By Michael P Coleman

Beginning with her initial smash, the gorgeous, ethereal “Free” from her 1976 debut album, This Is Niecy,  Deniece Williams’ girlish, multi-octave voice enchanted R & B and pop music fans.  More often than not, she casted that spell from the very top of the charts, filling the gap between Minnie Ripperton and Mariah Carey. 

Williams’ piercing, rafter-raising voice almost defied description.  She started her professional career singing background for Stevie Wonder.  She had gone to an audition in Detroit, and showed up along with a few dozen other singers…but with no sheet music, and not having rehearsed anything to perform for the Motown legend. 

“Well, I will tell you: ‘green’ is the word to describe me that day,” Williams recalled during our EXCLUSIVE chat, with that trademark, still youthful giggle.  “I had no idea what the audition would be about, or details about what I should bring or anything.  I just felt so bad. There were a couple of people who actually showed up with their keyboard players, and their music, and I showed up with just me.” 

Click here to read MPC’s full feature and how Williams ultimately got that first gig with Stevie Wonder.  Williams tells how her biggest hits, “Too Much, Too Little, Too Late” and “Let’s Hear It For The Boy” almost never happened, talks about her upcoming shows in Oakland, and gives us the scoop on her upcoming album: her first ever jazz project!  The legend also shares how she’s always put God first, even when that decision threatened to end her recording career. 

Connect with Sacramento-based freelancer Michael P Coleman at or follow him on Twitter:  @ColemanMichaelP.

by Michael P Coleman

Ruben StuddardThe wait is almost over.

Grammy nominated R&B, pop and gospel singer Ruben Studdard, who was hailed as “the next Luther Vandross” during his triumphant American Idol run almost two decades ago, is finally releasing an album of Vandross covers.  Ruben Sings Luther: A Tribute will be released March 16. 

Studdard teased this project a few years ago, with a fantastic cover of “If This World Were Mine,” with Lalah Hathaway standing in for the original’s Cheryl Lynn, and he covered Luther’s “Superstar” years ago.  But to take on an entire album of Vandross covers?  Studdard deserves a standing ovation just for giving it a go, as Luther was unquestionably a peerless vocal powerhouse.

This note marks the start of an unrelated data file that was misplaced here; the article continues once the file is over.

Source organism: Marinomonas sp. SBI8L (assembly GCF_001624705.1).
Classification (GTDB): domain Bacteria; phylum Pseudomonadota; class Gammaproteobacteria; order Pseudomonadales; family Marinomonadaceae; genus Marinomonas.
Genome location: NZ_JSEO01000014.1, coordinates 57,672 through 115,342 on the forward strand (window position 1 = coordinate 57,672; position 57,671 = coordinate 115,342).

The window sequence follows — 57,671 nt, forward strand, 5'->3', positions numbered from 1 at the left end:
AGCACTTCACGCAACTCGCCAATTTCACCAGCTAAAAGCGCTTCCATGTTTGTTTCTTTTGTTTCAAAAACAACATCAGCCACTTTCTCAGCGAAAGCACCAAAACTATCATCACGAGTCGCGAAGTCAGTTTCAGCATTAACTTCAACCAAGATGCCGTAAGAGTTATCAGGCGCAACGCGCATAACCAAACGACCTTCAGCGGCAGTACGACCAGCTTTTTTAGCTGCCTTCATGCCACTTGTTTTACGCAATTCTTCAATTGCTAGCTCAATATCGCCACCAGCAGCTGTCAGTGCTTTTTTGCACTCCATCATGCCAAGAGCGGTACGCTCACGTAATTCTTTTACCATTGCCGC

“My goal was to not only pay tribute to Luther but to add my own passion on top of Luther’s brilliant songs,” Studdard said of the new album.  “I often sang different Luther songs during my live shows.  But people always asked when I was going to do an album of Luther’s songs.  Happily the day has arrived.” 

“I am so proud of this record,” Studdard continued.  “It was a thrilling experience selecting the songs from Luther’s different albums and putting my own interpretation on them.”

I’ll take Studdard at his word that recording this new album was “thrilling,” but I can attest to the fact that listening to it was absolutely so.  Ruben Sings Luther: A Tribute delivers 10 almost reverent Vandross covers.  Stunningly, in at least a couple of cases, Studdard improves upon the originals.

And for those in northern California, the news is even better:  Studdard has added a Sacramento stop to his 22 city tour in support of the new album.  Always And Forever: An Evening Of Luther Vandross Starring Ruben Studdard comes to Sacramento’s Crest Theatre on Sunday, April 8. 

I’m one of the Luther fans who never got to see him in concert, and friends have always insisted that I missed quite a show!  Luckily, Studdard is ready to recreate that experience during his upcoming tour. 

“We are not only recreating some of the production elements, musicians, background singers, wardrobe and lighting that were ever present when Luther took the stage, but my heart and soul will be in every note I sing as I honor one of the greatest vocalists we’ve ever had.” 

After listening to this new album, it’s easy for me to take Studdard’s word for that, too! 

Click here for tickets to Studdard’s upcoming Sacramento show. Tickets for the Sacramento show and all other performances are available at Ticketmaster.